G8: making poverty history or inequality permanent?

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Later this month, the heads of state of G8 countries will meet in Gleneagles, Scotland, for the latest round of their talks on re-ordering the world economy. To coincide with the talks, British celebrity members of the anti-globalization movement have organized a series of free pop concerts around the world that are supposed to raise awareness for their global campaign to “Make Poverty History”. Unfortunately, all these celebrity do-gooders are really achieving is to promote the strategies by which the world’s capitalist economic elites are strengthening their control over the world’s resources, at the expense of the poor people whom they claim to be helping.

The celebrities’ approach to achieving this end is to appeal to the G8 states to do more to alleviate the economic burdens on poor countries, African states in particular. They have already uncritically welcomed the announcement by G8 finance ministers on June 11 that they will cancel the debts that the world’s poorest countries owe to the World Bank and the International Monetary Fund. What they evidently do not realise is that the G8’s policies are far from altruistic. The G8 states had already decided to change the basis of their relations with the poorest countries in the world for a number of reasons. One was that the poorest countries were already on the verge of defaulting on their debts, which were gradually becoming untenable. The only way of averting this eventuality, which would have created a crisis for the international economic order, was to find some mechanism for reducing those debts so that the countries involved could continue to accumulate more debts without defaulting on them.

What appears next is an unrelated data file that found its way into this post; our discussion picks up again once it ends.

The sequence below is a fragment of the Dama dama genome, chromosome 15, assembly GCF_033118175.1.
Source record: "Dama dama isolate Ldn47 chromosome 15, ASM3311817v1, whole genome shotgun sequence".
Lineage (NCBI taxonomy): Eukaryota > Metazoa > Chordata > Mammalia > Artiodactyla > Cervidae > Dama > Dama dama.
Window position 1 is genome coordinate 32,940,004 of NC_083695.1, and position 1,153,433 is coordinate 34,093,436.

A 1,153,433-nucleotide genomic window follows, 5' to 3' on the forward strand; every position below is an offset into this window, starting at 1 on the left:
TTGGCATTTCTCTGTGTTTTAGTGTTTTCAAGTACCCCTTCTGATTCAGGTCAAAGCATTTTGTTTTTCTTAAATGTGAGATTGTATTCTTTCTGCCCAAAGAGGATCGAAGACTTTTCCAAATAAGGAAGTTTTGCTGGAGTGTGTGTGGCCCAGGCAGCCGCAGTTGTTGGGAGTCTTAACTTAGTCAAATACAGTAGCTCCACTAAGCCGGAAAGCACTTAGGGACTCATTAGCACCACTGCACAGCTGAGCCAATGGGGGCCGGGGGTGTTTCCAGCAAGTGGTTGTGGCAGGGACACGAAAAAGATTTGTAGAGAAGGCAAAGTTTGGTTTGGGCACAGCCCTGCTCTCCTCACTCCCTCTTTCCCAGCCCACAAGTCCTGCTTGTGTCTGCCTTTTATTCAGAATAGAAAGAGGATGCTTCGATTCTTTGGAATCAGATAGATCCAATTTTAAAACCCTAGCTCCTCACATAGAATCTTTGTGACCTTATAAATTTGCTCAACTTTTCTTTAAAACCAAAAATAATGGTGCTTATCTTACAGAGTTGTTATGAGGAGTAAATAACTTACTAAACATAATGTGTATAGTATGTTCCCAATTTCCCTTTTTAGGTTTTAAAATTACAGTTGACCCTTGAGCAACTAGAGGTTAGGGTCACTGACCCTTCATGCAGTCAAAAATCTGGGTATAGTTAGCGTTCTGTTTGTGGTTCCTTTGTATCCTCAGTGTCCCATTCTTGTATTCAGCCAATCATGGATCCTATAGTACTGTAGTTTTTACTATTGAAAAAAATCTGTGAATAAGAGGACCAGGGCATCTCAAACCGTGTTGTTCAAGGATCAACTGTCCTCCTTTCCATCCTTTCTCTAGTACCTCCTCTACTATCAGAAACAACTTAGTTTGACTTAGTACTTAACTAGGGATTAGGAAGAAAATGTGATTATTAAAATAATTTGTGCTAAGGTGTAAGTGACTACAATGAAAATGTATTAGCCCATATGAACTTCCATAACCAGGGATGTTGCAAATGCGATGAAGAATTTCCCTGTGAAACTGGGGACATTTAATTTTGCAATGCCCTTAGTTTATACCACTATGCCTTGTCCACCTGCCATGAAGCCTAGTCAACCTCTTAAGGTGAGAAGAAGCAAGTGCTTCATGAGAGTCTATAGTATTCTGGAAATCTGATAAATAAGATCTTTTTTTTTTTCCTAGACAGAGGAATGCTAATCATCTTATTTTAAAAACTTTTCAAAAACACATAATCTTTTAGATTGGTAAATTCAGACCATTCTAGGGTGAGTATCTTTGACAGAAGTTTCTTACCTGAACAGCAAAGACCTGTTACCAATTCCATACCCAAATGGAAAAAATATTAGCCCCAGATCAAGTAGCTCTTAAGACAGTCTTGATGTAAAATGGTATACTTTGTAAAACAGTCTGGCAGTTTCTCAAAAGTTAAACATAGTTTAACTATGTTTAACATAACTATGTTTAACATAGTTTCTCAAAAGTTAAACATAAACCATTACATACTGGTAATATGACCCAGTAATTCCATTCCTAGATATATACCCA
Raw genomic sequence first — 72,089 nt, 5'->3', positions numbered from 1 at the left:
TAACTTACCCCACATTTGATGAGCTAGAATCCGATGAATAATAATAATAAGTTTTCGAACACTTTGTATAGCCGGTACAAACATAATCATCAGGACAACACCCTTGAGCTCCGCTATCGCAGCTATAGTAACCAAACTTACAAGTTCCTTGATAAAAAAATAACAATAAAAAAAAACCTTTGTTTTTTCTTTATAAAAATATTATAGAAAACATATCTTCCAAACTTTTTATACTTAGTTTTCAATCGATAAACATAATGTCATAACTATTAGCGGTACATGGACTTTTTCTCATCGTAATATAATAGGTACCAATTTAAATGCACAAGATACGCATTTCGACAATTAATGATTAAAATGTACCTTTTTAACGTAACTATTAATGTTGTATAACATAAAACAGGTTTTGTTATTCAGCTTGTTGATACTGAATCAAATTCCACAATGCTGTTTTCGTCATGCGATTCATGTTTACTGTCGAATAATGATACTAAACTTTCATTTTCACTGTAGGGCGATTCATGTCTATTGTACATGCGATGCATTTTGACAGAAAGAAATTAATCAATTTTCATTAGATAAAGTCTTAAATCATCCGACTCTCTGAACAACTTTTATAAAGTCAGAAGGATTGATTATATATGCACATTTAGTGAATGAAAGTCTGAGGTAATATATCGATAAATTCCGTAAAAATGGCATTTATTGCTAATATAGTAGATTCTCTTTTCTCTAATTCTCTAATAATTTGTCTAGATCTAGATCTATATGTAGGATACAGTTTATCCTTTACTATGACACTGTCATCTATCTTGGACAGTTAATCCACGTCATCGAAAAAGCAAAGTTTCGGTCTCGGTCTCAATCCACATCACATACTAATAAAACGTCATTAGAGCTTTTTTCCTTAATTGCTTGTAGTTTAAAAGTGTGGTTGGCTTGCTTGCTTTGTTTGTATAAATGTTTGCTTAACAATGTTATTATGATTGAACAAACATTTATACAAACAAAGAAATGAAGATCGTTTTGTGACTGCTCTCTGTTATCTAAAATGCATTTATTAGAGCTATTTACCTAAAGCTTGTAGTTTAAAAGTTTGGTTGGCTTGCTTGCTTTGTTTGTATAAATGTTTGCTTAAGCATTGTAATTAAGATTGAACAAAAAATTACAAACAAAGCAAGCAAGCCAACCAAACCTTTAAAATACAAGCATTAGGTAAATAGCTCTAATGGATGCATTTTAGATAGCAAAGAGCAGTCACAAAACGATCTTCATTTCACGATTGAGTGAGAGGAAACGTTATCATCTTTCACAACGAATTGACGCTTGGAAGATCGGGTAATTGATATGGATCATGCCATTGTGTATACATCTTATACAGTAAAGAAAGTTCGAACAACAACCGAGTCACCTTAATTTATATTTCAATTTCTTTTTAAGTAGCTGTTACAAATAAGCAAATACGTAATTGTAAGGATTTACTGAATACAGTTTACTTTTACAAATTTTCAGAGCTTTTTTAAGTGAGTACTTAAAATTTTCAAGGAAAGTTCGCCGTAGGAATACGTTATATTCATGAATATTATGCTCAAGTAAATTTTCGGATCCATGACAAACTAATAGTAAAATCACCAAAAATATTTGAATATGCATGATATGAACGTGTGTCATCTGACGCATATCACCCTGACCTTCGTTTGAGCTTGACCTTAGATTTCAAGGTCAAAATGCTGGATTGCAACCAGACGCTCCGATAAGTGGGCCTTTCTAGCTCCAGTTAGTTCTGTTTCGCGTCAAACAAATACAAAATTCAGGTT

At the same time, the Bush administration had two other key interests. One was its agenda of promoting ultra-liberal free-market economic strategies by which the most powerful players in the economic game, the western transnational corporations, could seize more and more of the resources of the poorest people in the world; the other was to find some way of improving the US’s increasingly tarnished image in the world. One key element of the Bush administration’s response to the latter challenge has been to proclaim itself a champion of democracy and human rights. Another, recently discovered, has been to hop onto the debt relief bandwagon.

The debt relief is not unconditional, of course. It is in fact dependent on the countries involved accepting western prescriptions for “good governance” and “eliminating impediments to private investment”; in other words, selling their precious state resources to Western investors. George Monbiot, a prominent critic of western economic liberalisation, has summed the policy up perfectly, saying that the West is promising to stop punching African countries in the face if they hand over their crown jewels.

What the millionaire celebrities and their groupies will celebrate at concerts around the world is in truth little more than an extortion racket in the finest traditions of the American mafia.

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